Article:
The Courier [Fife, UK]
February 15, 2022
By Jamie Buchan
A man who was raped, abused and beaten by monks at a notorious Fife school has secured a record £1.4 million in damages.
It is the highest known sum ever awarded to an abuse survivor.
The victim, known as AB, suffered at the hands of Brothers Paul Kelly, John Farrell and Gerry Ryan throughout the 14 months he stayed at St Ninian’s School, Falkland, in the early 1980s.
The monks would play Ashes to Ashes by David Bowie during their assaults, a civil court has heard.
Victim AB, now 54, said to this day the song still spark horrific flashbacks.
The abuse began as “punishment” for swapping tuck shop snacks with other children.
The school, which closed in the 1980s, was operated by the Christian Brothers, a religious sect that tried to have AB’s legal case thrown out.
Now AB – who cannot be named for legal reasons – hopes that his landmark victory will encourage others to come forward.
Silent for decades
“Finally, after nearly 40 years, I have been acknowledged and those responsible can be exposed,” said AB.
He was 12-years-old when he was sent to St Ninian’s in February 1980. He stayed there until April the following year.
During his time, he was raped, molested and attacked by all three Brothers.
He was even forced to watch other children getting assaulted.
AB said that Kelly, Farrell and Ryan commonly targeted children from a dormitory that they sinisterly referred to as “the favourite boys’ room”.
It was decades later, in 2013, when AB opened up about the ordeal that he kept secret from his wife and children.
“I just broke down in tears,” he said.
“Until then, I’d been living in my head for 30 years.”
He said: “I used to hide all my emotions. If there was something about abuse on the TV, then I’d go to the toilet and hide so no one would see the reaction on my face.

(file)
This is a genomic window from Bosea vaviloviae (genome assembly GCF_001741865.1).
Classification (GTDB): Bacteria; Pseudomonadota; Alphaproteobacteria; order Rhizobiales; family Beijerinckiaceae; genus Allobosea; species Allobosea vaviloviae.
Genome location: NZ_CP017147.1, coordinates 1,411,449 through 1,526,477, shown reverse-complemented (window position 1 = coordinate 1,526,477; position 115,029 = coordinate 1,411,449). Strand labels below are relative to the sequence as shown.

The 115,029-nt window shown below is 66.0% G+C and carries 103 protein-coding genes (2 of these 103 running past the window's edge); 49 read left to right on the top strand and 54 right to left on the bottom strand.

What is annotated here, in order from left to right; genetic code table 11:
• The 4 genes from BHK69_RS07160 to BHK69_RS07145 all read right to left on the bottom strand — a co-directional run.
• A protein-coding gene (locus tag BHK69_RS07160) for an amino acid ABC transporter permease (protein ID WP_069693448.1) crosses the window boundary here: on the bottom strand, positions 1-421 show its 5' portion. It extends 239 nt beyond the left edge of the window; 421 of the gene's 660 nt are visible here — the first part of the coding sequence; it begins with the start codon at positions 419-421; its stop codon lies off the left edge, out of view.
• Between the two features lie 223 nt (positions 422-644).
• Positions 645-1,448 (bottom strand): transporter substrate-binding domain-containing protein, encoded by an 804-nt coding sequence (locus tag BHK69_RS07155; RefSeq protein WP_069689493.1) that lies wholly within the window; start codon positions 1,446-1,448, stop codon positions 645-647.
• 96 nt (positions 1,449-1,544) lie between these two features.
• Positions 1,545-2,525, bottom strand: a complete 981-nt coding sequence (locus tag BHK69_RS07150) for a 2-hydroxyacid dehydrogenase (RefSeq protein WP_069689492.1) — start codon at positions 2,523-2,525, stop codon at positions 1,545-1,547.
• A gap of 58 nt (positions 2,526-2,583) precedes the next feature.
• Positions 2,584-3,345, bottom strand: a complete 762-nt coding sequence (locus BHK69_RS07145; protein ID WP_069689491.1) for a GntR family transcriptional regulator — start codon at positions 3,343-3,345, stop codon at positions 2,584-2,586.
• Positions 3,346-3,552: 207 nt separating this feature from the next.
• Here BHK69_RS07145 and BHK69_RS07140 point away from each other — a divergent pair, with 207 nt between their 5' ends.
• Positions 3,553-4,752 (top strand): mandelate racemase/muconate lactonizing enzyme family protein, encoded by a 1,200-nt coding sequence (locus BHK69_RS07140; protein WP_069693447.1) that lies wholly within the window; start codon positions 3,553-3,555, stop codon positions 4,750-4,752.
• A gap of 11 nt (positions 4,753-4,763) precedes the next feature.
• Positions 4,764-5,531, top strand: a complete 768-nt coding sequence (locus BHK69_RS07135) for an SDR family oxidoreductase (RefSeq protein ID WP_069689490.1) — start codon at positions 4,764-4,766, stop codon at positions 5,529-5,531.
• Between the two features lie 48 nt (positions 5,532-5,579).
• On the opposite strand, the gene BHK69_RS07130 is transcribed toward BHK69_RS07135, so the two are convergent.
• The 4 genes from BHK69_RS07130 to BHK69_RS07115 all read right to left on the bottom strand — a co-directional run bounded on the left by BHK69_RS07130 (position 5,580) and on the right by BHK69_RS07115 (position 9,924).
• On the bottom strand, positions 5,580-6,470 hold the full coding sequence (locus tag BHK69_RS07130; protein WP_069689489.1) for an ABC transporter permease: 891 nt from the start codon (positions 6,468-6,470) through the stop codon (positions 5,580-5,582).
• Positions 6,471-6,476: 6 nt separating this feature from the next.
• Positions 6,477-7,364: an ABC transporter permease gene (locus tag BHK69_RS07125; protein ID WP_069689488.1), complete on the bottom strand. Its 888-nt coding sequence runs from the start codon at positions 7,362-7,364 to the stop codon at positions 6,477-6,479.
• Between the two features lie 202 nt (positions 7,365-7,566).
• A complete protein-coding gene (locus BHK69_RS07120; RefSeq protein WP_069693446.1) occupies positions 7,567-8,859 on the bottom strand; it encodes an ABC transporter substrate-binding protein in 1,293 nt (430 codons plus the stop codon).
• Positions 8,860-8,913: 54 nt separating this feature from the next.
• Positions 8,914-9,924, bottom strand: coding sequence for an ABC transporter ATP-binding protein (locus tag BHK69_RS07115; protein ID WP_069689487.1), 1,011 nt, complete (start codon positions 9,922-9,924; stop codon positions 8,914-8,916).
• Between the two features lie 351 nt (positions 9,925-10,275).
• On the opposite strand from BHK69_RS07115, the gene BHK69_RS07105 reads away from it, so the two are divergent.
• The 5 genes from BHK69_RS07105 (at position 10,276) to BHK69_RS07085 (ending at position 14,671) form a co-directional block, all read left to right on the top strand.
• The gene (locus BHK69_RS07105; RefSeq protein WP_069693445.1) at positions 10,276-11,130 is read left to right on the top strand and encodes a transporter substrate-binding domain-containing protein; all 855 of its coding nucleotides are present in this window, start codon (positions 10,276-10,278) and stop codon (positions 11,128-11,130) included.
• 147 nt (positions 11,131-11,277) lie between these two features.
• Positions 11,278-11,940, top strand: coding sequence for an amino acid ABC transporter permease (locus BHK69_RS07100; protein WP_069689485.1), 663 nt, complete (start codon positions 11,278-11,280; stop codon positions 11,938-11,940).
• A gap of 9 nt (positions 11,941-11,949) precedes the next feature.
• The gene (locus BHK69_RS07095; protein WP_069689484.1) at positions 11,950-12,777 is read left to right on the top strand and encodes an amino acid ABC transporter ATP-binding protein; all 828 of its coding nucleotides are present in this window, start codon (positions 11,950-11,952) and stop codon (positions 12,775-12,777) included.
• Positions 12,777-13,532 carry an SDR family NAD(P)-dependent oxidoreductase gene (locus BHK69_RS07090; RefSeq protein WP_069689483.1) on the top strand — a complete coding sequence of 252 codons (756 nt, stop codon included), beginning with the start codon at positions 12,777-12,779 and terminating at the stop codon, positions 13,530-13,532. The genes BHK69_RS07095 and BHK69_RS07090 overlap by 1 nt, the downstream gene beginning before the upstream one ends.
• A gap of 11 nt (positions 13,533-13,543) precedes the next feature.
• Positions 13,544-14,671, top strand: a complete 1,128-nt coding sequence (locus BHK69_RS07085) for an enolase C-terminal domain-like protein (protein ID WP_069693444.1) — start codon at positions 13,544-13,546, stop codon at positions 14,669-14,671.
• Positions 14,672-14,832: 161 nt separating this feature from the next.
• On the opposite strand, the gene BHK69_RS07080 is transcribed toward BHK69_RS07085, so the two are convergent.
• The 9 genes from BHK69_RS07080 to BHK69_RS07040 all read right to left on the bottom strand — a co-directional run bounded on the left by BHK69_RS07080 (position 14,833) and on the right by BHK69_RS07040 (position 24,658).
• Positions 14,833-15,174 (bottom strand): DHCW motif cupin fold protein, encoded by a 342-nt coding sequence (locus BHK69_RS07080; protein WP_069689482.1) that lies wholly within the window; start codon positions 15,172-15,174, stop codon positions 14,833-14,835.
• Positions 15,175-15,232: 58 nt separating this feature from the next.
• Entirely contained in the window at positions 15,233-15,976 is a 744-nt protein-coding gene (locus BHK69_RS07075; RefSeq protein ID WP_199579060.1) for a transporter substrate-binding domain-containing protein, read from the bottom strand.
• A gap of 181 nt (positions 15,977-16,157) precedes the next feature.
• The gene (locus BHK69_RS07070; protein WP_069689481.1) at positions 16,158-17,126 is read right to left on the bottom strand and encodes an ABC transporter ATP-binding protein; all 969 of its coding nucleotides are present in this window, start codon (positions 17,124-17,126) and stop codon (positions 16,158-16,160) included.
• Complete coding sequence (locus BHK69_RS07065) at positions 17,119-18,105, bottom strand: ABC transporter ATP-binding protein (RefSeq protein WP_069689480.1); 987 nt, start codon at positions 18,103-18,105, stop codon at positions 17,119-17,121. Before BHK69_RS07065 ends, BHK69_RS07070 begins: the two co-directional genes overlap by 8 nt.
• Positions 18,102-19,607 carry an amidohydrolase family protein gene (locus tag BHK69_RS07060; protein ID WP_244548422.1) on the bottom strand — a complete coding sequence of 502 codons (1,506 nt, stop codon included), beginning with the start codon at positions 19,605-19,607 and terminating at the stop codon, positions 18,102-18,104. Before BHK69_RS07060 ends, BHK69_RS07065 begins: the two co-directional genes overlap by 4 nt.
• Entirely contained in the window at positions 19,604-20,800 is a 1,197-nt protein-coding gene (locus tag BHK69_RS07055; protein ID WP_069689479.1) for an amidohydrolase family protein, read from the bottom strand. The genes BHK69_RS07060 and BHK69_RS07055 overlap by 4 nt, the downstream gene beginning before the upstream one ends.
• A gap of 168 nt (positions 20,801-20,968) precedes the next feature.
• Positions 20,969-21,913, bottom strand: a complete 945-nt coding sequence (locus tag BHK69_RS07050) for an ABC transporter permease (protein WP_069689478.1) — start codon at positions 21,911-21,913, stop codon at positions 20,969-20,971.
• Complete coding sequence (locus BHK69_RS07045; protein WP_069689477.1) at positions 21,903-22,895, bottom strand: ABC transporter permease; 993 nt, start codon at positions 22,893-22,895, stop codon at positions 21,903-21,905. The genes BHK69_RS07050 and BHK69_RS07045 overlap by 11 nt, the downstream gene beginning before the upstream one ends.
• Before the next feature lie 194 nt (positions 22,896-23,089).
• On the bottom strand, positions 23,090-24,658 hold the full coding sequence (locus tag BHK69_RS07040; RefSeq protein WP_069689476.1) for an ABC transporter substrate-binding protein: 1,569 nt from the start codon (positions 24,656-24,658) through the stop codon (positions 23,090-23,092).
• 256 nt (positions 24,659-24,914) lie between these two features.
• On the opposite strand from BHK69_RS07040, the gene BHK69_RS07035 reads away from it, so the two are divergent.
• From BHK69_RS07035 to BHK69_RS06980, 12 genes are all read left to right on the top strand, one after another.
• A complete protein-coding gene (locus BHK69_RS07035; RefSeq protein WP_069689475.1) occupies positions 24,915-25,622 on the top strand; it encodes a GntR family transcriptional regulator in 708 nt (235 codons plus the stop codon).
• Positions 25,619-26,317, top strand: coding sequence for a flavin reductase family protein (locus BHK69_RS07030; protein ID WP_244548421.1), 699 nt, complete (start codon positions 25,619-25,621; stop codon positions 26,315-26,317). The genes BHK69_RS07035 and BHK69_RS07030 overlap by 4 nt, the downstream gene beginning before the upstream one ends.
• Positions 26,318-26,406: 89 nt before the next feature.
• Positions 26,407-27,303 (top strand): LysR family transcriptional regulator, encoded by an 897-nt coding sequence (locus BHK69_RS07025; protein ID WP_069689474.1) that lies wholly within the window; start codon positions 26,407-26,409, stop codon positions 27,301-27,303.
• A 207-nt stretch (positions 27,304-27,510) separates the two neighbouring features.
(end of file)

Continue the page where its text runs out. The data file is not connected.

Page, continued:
“So when I finally spoke to police there was a strange duality to everything.
“It was terrifying, but empowering. Exhausting but freeing. Painful but therapeutic.”
He added: “I still wonder if speaking out when I did was the right time, and how things might have been different if I waited one more year.
“But it’s all hypothetical. All that matters is that I did speak, and I was believed.”
The mental scars from his ordeal have prevented AB from finding employment.
Headmaster and teacher Farrell and Kelly were convicted of abuse charges at Glasgow High Court in 2016.
Farrell was jailed for five years and Kelly for 10. Ryan died in July 2013, before he could be investigated.
The court heard that the pair abused the boys – many who already had chaotic upbringings, who they should be protecting – to satisfy their depraved needs.
AB’s evidence did not play a part in their conviction, but this month a sheriff ruled that the abuse did occur after being presented with a volume of support evidence by Digby Brown Solicitors.
The Christian Brothers had tried to get the civil action dismissed, claiming matters could not be properly investigated following Ryan’s death.
But Sheriff Christopher Dickson rejected the argument and ordered the sect to pay £1.39m in damages to AB in recognition of the lifelong impact of their abuse.
In his judgement, the sheriff describes how AB is raped by Ryan, sexually abused by Farrell and punched repeatedly by Kelly who “flew into a violent rage” when he caught him swapping items for a bottle of juice at the school tuckshop.
“At night, the brothers would drink alcohol and play music,” the sheriff wrote. “They played the song Ashes to Ashes by David Bowie.
“The Brothers would come into the pursuer’s (AB) dormitory at night and he would cower under the covers hoping that one of the Brothers would not take him.
“The pursuer has, to this day, a recurring dream where he in his bed in the dormitory and one of the Brothers – he sees a white collar but not a face – comes into the dormitory.
“If the pursuer hears Ashes to Ashes, it takes him right back to his dormitory.”
‘I will always feel the pain’
Welcoming the decision, AB said: “Even though the Crown couldn’t prosecute anyone in relation to my evidence, I am glad the sheriff and court believed me.”
He added: “I will always feel the pain. I’ll always have flashbacks.
“But at least now I’m not alone. I am supported. I have been recognised.
“And I can now slowly look to the future, instead of being chained to my past.”
Kim Leslie, of Digby Brown, said: “Firstly, I would like to pay tribute to AB for speaking out then staying steadfast as he took on a religious organisation.
“It makes this ruling all the more poignant.”
She added: “We’re not aware of any higher sums ever being awarded to a survivor, so this settlement is truly a landmark one – not just for AB, but for survivors everywhere, as it shows legal actions offer recognition even when the criminal system cannot.”